Frankly delighted with human folly, and as fluent as a Symbolist poet with the effortlessly iconic image, Luis Buñuel may have been the greatest filmmaker of cinema’s first century. Certainly, among the ten or 12 unassailable masters of the medium, he’s the wittiest, the least sentimental, the most philosophically imaginative and formally the least self-conscious. At the same time, I’d imagine that many cinephiles on, say, the south side of 30 will wonder what the fuss is about — where are the pyrotechnics, the daring rigor, the innovations, the elevation away from avant-gardish pulp and toward high art? Let’s say this: that Buñuel is among the very few cinema giants you couldn’t in your wildest dreams accuse of pretension (Renoir, Ozu and Bresson are the other three), that Buñuel’s sense of irreverence remains a Swiftian glory of a kind too rarely acknowledged as “art,” and that Bunuel’s surgeon-like evaluation of his audience’s desires and impulses is rivaled only by Hitchcock.
But when it comes down to it, you cannot, I think, authentically appreciate Buñuel without becoming a Buñuelian, without naturalizing to the Doppler shift of his embracing, sardonic perspective. There’s little point in comparing Buñuel’s films to other filmmakers’; you could make the case that, for instance, his “Diary of a Chambermaid” is superior, and funnier, in conventional ways than Renoir’s earlier version, but you’d still be standing outside Buñuelonia, looking in from a practical distance. This is the true meaning of auteurism: confronting the filmmaker’s work as it exists on its own plane, as the undissectable expression of a single artist’s personal force, as we would a Stevens poem or a Pollock painting. Artists, even if they’re film directors, aren’t race horses. If we’re lucky, they manage what Buñuel did: the imposition of their personal spirit onto a medium, creating a singular “vision” or context to which you must adapt, because it will not adapt to you.
We do this because there’s pleasure to be had across that border, the uncut, essential pleasure of art, and of cinema when it’s not made by committee. The Buñuels at hand from Criterion, “The Exterminating Angel” (1962) and “Simon of the Desert” (1965), are beautiful, hilarious, prime Buñuel, on the last legs of his underrated and underexamined Mexico period, before he finally moved to France and became world famous all over again. “Angel” is the less problematic of the two; its outrageous dream scenario (guests to an elaborate dinner party inexplicably cannot leave the dining room, for days and then weeks) is easily accessible and loaded with semi-Surrealist satire. But “Simon” is a different case — if it’s no less a masterpiece, that’s because we know the man behind the camera a little, and we’ve learned from him a distinctive sense of the absurd. The parable-like set-up — for a Spanish filmmaker in Mexico, waist-deep his whole life in medieval Catholicism — is choice: in a mythical Mexican outland, a self-styled ascetic “saint” (Buñuel staple and Mexican institution Claudio Brook) lives atop an enormous pillar in order to demonstrate his selflessness and devotion to God. (The pillar, an “advance” on a more modest one, is provided by an unseen “benefactor” — sanctification is a business, too.)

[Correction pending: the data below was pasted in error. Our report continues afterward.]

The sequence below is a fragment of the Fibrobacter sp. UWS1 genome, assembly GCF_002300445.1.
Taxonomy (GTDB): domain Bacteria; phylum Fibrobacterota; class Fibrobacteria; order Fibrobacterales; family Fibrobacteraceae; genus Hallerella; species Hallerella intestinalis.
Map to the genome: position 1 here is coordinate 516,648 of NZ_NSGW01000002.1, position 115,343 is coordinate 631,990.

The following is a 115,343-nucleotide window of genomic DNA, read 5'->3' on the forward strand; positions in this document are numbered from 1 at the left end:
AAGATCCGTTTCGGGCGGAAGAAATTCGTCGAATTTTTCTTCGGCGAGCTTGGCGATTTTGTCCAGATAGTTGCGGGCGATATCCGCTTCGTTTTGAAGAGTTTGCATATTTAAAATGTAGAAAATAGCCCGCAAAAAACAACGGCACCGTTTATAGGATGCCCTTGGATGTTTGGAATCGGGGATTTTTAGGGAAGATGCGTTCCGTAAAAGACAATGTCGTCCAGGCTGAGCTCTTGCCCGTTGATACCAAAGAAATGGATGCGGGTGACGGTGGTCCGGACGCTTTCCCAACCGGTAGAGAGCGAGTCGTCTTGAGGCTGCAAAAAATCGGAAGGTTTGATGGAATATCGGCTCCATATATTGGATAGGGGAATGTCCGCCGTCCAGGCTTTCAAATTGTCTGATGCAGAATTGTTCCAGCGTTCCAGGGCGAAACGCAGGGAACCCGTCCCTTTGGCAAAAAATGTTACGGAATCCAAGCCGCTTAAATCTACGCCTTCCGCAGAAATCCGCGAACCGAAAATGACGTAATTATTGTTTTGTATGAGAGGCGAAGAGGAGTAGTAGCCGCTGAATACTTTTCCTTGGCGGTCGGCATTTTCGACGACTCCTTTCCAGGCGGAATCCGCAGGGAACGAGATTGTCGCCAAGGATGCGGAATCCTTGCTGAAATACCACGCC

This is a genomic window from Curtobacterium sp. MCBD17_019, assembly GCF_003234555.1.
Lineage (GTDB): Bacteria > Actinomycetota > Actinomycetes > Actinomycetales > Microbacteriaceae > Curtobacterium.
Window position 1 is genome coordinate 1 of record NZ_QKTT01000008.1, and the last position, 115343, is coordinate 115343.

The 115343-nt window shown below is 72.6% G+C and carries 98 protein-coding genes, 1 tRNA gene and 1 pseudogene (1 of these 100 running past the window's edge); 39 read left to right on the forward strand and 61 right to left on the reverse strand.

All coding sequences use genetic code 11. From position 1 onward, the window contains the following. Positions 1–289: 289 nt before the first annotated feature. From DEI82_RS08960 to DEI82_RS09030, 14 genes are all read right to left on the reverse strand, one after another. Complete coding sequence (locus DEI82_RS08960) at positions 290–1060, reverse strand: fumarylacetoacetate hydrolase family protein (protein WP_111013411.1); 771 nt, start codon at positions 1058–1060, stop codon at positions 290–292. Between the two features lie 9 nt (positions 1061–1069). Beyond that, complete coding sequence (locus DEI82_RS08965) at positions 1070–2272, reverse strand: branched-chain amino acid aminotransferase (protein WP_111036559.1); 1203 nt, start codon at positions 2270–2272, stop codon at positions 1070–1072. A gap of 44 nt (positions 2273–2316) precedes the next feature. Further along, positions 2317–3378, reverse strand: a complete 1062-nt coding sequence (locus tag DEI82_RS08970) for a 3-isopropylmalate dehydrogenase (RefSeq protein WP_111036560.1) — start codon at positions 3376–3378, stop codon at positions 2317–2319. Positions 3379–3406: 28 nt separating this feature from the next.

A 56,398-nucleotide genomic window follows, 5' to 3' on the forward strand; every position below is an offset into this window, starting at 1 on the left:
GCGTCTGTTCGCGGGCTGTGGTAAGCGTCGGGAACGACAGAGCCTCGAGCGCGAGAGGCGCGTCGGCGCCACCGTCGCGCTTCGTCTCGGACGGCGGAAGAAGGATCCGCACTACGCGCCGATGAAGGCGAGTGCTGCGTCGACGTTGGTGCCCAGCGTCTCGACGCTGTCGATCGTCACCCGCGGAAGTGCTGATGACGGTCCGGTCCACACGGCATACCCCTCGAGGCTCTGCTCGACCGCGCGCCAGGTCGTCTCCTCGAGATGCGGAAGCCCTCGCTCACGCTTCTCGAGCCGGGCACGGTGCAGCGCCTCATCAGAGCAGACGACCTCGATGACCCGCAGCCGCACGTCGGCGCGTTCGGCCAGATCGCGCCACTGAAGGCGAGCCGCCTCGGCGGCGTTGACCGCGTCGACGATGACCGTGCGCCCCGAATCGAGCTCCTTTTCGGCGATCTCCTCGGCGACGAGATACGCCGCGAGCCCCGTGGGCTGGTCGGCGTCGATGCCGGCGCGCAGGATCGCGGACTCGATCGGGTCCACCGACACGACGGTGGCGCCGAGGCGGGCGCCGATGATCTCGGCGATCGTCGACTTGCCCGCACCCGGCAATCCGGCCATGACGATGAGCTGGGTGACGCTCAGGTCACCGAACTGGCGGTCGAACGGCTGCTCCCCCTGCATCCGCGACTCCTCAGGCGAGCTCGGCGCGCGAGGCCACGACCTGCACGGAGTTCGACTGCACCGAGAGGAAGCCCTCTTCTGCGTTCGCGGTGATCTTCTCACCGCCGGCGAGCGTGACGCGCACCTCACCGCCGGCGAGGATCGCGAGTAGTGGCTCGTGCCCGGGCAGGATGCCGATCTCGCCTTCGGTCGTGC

Unfortunately for Simon, the local peasants and clergy won’t leave him be; recognizing his holiness, they demand sacraments, and with each confrontation, Simon’s piety becomes a little more testy. The crowning moment of duplicity from Señor “I’m an atheist, thank God” Buñuel is the moment when Simon actually performs a miracle, restoring a thief’s severed hands — the newly blessed man and his family instantly, greedily turn on their heels and go home without a glimpse of gratitude or awe, having gotten what they wanted. (Still, the most rancid slams are reserved for the priests, who see their own power base jeopardized by the hapless schmuck on the pillar.) Eventually, of course, the Devil shows up, in the form of luscious Silvia Pinal, to tempt Simon, landing him eventually in a contemporary nightclub, where his brand of monastic dedication has no meaning whatsoever. (Contrary to various readings of this scene — Pauline Kael griped that the pop-boogie decadence is not actually terribly sinful — it’s clear that Buñuel saw rock ‘n’ roll youth culture as a joyous escape from old-world conservatism. The cocktail-&-sex-loving Luis was, after all, no reactionary.) “Simon” is, famously, an unfinished film, clocking in at 45 minutes, the victim of an empty-pocketed producer. But however mitigated by circumstance, as a launch out of Buñuel’s humane-but-acid-soaked brainpan it is life-invigorating, surpassingly lovely (the last Buñuel piece photographed by Gabriel Figueroa) and invaluable. For those of us who have been initiated, undiluted Buñuel morsels are worth their weight in caviar.